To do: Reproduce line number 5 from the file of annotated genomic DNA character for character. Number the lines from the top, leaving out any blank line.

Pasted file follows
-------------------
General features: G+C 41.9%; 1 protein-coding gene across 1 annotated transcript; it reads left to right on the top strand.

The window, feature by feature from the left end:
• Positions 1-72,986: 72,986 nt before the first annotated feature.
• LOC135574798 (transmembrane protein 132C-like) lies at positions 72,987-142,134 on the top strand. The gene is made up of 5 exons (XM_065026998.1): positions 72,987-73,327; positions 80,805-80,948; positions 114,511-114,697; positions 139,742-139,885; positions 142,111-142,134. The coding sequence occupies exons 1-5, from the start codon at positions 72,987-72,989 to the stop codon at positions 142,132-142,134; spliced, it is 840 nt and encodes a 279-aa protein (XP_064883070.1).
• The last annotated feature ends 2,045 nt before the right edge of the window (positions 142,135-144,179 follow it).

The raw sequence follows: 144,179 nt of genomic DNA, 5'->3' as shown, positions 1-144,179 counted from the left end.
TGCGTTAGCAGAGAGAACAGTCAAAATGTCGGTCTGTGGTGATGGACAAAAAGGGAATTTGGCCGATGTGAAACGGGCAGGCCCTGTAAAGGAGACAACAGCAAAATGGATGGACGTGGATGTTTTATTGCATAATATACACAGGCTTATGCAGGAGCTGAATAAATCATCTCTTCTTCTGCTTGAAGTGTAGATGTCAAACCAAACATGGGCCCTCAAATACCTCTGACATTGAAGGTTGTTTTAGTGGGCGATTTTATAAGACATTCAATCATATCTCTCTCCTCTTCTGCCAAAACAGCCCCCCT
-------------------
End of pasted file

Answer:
• The last annotated feature ends 2,045 nt before the right edge of the window (positions 142,135-144,179 follow it).